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Building relationships and formal partnerships between long-term care providers and pharmacists is increasingly vital to managing resident care, experts said at a Moving Forward Nursing Home Quality Coalition event Monday. 

The combination of an aging population and residents living longer in nursing homes means that residents’ medication needs will likely only grow more complex in the future, according to Chad Worz, executive director and CEO of ASCP, an association of senior care pharmacists. 

Pharmacists can be a key expert resource and reference point for providers navigating these complexities, the experts agreed. 

“As our population grows,” Worz explained, “spots are going to be taken up by people that are more and more sophisticated, with more and more comorbidities and medications… they’re going to need access to people like pharmacists — to individuals that have experience with older adult medicine.”

Residents’ complicated medical needs are only exacerbated by cognitive decline and mental health disorders that are common among nursing home residents, noted Nicole Brandt, professor at the University of Maryland Baltimore’s school of nursing. 

Care transitions between nursing homes and other healthcare settings further complicate the issue for providers, according to Alice Bonner, chair at the Moving Forward Coalition.

“Adverse medication events happen at a higher rate and with more serious consequences during… care transitions,” Bonner explained. “People are going from one team of providers to another, one setting to another, and there’s just a lot of data that gets lost or mismanaged. Even in the best case scenario, it can be difficult to pull all the pieces together.”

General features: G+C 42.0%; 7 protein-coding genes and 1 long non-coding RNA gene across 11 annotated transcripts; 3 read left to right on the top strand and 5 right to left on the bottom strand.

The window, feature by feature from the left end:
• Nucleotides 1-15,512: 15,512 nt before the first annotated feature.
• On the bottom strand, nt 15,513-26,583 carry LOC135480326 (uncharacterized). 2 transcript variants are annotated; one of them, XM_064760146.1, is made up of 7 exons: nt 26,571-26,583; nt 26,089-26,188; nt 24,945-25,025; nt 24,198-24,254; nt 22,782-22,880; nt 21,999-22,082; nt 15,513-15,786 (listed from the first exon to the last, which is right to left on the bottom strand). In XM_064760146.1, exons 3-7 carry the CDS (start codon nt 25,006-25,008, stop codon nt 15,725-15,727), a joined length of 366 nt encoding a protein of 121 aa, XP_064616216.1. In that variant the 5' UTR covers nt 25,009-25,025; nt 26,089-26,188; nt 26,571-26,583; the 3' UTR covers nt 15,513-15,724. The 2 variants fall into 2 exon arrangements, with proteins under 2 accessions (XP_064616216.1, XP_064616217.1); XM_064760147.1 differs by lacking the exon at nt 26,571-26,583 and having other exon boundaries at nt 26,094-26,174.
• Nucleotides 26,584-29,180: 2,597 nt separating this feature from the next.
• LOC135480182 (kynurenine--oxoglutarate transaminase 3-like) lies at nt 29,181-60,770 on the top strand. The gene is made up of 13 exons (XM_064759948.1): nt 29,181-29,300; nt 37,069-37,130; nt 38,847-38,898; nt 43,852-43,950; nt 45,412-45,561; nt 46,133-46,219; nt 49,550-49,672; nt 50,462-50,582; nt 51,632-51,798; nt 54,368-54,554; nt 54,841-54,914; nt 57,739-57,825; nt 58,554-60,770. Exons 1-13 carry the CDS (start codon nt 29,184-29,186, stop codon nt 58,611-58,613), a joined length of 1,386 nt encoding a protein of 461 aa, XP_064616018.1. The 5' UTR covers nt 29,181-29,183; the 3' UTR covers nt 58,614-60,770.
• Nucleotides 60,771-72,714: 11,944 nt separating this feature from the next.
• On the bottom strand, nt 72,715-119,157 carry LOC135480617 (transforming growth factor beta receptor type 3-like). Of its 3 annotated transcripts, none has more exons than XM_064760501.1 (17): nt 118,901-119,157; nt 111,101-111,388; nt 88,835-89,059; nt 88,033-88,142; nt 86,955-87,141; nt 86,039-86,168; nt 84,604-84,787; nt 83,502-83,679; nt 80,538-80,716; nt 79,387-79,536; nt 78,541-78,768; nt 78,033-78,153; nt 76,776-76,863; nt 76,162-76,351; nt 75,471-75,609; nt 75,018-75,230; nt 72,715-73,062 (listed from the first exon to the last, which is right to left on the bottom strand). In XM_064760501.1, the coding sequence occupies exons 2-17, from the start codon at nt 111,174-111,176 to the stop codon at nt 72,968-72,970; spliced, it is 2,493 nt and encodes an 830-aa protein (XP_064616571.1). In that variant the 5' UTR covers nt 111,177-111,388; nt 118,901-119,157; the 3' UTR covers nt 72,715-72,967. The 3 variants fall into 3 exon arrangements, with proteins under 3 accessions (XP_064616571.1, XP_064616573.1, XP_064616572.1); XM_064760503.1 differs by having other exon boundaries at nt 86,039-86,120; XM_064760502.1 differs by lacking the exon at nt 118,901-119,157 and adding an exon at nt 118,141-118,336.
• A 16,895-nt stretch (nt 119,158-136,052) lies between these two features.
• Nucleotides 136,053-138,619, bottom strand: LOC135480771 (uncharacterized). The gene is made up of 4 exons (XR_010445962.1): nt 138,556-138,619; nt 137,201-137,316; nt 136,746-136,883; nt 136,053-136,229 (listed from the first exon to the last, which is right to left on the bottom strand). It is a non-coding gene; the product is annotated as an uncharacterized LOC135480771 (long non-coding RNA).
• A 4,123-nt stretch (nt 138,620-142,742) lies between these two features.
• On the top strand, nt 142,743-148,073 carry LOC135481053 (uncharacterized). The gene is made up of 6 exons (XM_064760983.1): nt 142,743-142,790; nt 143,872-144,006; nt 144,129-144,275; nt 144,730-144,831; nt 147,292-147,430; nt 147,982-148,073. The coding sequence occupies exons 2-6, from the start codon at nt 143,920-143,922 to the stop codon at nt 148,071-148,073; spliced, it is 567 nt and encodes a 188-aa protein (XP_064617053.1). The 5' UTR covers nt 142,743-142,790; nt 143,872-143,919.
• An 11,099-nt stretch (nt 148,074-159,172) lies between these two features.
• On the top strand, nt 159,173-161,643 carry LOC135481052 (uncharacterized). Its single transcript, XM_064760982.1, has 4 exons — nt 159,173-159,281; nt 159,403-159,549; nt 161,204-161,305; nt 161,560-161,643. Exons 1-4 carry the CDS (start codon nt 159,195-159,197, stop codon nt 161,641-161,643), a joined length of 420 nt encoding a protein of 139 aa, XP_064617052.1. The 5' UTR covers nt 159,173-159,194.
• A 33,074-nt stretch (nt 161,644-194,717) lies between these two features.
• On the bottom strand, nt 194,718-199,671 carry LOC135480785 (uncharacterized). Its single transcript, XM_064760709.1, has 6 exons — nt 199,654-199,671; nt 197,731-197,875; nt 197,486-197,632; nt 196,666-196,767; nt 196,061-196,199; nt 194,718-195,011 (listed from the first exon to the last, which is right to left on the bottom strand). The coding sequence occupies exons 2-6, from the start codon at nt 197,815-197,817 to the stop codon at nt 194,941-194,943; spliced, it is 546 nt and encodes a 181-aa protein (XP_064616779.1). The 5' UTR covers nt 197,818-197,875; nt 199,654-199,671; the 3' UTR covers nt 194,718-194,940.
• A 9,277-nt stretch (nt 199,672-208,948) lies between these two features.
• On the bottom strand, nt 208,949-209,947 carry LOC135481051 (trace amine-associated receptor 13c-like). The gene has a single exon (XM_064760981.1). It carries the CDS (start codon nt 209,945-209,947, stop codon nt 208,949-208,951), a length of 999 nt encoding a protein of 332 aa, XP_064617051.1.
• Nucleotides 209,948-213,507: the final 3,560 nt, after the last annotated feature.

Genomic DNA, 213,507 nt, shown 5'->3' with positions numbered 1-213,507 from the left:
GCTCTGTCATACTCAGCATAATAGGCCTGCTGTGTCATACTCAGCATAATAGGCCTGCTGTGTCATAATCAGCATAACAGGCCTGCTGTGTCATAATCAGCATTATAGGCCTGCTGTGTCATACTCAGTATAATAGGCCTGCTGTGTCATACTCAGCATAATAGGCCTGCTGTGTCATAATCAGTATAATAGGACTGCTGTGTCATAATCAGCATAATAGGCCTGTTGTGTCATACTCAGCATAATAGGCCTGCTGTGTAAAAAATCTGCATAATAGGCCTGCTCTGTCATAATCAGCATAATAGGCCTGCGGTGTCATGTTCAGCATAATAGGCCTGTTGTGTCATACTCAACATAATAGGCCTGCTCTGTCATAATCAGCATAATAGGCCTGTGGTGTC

Communication and collaboration

It’s important that providers build relationships with pharmacists, Worz said, “so that they know you and therefore know how to help you manage medications in a better way.”

That connection can be especially vital during transitions between care settings.

“As we deal with more and more medications… what might solve your problem in an acute situation or a hospital from a medication perspective may not be the right medication for your long-term,” Worz told attendees. “Someone’s got to be there to manage that process — make sure you either return to the medication that works for you or evolve to a medication that works for you… and that’s sort of a new dynamic — we have not had that for very long in terms of making decisions based on setting.” 

The experts repeatedly emphasized the importance of clear communication during care transitions — not just between nurses and pharmacists, but between all parties involved in the process.

“We need to think about how we’re communicating,” said Brandt, “amongst the providers, amongst the pharmacies, amongst the patients, and, of course, the family members that are managing [medication lists] during care transitions.”

Depending on state regulations, providers may even be able to form collaborative practice agreements with pharmacists, Brandt noted — a step that can streamline workflows and alleviate the stresses of the current nursing home staffing shortage.

“Within our practice,” she said, “we developed collaborations with our nurse practitioners and  physicians to reduce the workload and burden of making recommendations — also proposing changes and following up on medication needs. And that’s a really important aspect of thinking about the healthcare shortage of people trained in geriatrics and long-term care settings.”

According to the CDC, these formal partnerships that integrate pharmacists into the processes of other care providers can improve patients’ care outcomes, especially for chronic concerns like high blood pressure.